Fr. John Allison
December 18, 2022
Christ Church, Hudson
Today, on this fourth Sunday of Advent we finally begin to hear something of Jesus’ birth. “Now the birth of Jesus the Messiah took place this way.” And then follows Matthew’s account of how Jesus was born, told from the perspective of Joseph as he discovers the unusual circumstance of Mary’s pregnancy. A virgin birth would have been just as unbelievable for Joseph as it is for us. We’re told Joseph is righteous and unwilling to expose Mary to disgrace and plans to dismiss her quietly. But then, we’re told, in a dream he is visited by an angel who tells him what’s going to happen and the miraculous circumstances of Mary’s pregnancy.
I’ve been thinking about Joseph a lot this week and what this event must have been like for him. As I said, even in his time, a visitation from the Holy Spirt would not have been the likely explanation for a pregnancy and Joseph’s initial inclination to end his engagement to Mary because he believed she had had sexual relations prior to the marriage would have been the expected response. But Joseph doesn’t do what is expected. Indeed, at the time, in first century Israel, if adultery was suspected sending Mary away would have been considered the righteous thing to do. With his dream, however, everything changes.
The question that has been with me as I reflect on this story is how did Joesph turn aside from righteousness as he knew it to accept what must have seemed like a completely irrational explanation for Mary’s pregnancy? If you’re like me you have dreams of all sorts of fantastic things that upon waking you recognize as impossible, as dreams, and we go about our waking life. What prepared Joseph to pay attention to that particular dream: do not fear to take Mary as your wife, for the child conceived in her is from the Holy Spirit? How might we respond to such a dream? I can imagine myself waking and saying, “I had the craziest dream last night . . .” and then moving on with the reality of waking life, where virgins don’t become pregnant.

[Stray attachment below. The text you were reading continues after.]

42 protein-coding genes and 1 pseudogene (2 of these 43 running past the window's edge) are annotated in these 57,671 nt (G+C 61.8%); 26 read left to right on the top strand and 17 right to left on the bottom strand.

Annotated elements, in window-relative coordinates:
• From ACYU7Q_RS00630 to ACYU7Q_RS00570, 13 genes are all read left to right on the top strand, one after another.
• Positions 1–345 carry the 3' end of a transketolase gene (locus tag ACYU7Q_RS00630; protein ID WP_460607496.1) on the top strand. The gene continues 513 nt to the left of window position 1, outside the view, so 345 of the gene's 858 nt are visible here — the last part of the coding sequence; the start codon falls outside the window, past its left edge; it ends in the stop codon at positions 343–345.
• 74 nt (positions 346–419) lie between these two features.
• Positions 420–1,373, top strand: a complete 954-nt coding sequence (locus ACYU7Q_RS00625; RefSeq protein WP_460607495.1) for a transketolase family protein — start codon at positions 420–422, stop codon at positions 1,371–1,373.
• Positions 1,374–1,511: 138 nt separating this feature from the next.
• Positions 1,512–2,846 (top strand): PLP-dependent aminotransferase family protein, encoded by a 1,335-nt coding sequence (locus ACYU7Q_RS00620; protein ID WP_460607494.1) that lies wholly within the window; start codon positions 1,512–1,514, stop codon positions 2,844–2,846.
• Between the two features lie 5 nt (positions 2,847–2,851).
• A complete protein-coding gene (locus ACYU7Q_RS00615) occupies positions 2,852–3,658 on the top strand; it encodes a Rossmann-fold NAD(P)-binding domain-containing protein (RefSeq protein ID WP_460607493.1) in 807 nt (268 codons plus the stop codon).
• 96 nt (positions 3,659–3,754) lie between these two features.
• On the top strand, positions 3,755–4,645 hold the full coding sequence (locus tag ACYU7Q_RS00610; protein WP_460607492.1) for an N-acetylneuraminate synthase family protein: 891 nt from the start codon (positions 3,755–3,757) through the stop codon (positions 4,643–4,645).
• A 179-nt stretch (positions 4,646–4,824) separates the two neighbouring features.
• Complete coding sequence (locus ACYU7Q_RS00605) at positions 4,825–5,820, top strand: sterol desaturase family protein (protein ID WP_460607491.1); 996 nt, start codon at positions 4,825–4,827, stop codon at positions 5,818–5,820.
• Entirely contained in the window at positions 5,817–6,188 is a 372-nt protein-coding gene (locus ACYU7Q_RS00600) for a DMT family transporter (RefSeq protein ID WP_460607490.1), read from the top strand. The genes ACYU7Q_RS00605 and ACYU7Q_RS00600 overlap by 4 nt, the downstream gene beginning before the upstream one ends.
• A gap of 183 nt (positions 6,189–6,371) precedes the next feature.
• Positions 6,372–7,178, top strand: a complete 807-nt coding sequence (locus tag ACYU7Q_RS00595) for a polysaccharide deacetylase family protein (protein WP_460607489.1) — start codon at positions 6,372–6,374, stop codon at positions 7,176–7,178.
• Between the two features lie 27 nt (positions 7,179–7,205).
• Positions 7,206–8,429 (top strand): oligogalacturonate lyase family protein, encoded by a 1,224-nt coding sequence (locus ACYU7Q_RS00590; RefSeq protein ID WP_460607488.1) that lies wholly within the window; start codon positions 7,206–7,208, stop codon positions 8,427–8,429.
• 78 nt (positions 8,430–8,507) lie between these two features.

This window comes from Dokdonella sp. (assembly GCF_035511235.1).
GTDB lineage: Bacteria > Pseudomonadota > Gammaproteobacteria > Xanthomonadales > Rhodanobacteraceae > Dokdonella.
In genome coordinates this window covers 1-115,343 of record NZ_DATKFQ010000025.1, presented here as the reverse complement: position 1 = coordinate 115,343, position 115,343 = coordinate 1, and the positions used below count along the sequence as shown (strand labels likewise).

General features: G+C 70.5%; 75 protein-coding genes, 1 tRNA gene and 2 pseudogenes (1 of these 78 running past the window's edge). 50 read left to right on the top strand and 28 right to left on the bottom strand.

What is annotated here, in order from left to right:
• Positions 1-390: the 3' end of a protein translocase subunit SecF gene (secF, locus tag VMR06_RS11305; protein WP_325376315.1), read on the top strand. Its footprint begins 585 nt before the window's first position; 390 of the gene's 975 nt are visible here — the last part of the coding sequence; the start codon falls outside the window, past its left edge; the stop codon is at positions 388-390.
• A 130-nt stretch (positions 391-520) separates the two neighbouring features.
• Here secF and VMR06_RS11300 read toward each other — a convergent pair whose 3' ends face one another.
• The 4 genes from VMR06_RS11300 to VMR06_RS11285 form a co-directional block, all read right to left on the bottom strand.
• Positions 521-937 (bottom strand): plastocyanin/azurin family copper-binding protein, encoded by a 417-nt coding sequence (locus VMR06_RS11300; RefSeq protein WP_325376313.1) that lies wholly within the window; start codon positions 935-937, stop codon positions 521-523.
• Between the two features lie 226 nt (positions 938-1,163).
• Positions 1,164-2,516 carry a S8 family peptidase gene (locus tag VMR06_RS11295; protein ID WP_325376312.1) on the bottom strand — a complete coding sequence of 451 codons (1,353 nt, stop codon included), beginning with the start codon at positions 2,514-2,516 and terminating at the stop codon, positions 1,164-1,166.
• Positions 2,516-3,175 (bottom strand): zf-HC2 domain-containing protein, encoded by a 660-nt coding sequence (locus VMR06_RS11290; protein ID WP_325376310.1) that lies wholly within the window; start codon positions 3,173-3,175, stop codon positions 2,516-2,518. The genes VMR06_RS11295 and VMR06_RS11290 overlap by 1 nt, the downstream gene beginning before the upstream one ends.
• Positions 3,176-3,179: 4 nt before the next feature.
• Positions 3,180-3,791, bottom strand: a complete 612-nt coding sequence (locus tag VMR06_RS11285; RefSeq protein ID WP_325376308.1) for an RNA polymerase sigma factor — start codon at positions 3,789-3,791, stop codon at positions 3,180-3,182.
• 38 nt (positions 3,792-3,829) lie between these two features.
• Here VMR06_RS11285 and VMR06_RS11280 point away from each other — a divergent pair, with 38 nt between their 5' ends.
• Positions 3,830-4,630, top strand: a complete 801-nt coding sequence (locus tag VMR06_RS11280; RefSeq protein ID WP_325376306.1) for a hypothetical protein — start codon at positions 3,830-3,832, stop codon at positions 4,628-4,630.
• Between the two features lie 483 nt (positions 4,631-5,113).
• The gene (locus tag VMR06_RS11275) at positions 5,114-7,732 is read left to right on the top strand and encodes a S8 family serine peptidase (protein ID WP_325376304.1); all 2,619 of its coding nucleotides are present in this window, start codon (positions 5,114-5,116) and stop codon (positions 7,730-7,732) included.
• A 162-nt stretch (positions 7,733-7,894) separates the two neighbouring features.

But that’s not how Joseph responded. We know the full story, which we’ll hear in great detail at Christmas, and we know from today’s reading that Joseph does accept Mary and names her son Jesus as the angel had instructed, which in the process of naming him would have meant that Joseph accepted Jesus as his own and incorporated Jesus into his lineage. That’s what Paul meant today in the reading from his letter to the Romans when he says, “the Gospel concerning God’s son, who was descended from David according to the flesh and was declared to be Son of God with power according to the spirit . . .” Joseph acted on a righteousness that essentially defied the conventional practices of his time, and as I continue to ponder the reason why I keep coming back to one word: hope.
You see, in the dream the angel quotes a scripture passage that would likely have been very familiar to Joseph, and we heard it ourselves today in our reading from Isaiah: “Look, the virgin shall conceive and bear a son, and they shall name him Immanuel.” In the original context as presented in Isaiah, this child to be born is a sign of hope at a very desperate time. We only have a snippet of the story in our reading today, but, essentially, King Ahaz, to whom God is speaking through Isaiah, is in a difficult position. He’s on the verge of losing his kingdom to the Assyrians and being pressured by neighboring kingdoms to join in alliance with them, which King Ahaz is also reluctant to do because it would mean giving up some of his power.
Isaiah is with Ahaz to offer a prophecy and invites Ahaz to ask for a sign from God, but Ahaz refuses, saying he will not put God to the test. We know from what comes earlier in the story that this is not really the case. Ahaz doesn’t ask for a sign because he already knows what he wants to do. He fears that to ask for a sign from God would draw him into God’s plan, and he would have to forfeit his own plans. To accept God’s plan would mean he would have to give up what he wants. That’s what Isaiah means when he says, “O House of David (which is represented by Ahaz), is it too little for you to weary mortals, that you weary my God also?” And so God gives him a sign anyway: “Look, the young woman is with child and shall bear a son, and shall name him Immanuel.” There is much speculation among biblical scholars as to who this child may be, though in our tradition we look back and, in retrospect, understand this to be Jesus. The child was a sign of hope to a people who were facing devastation.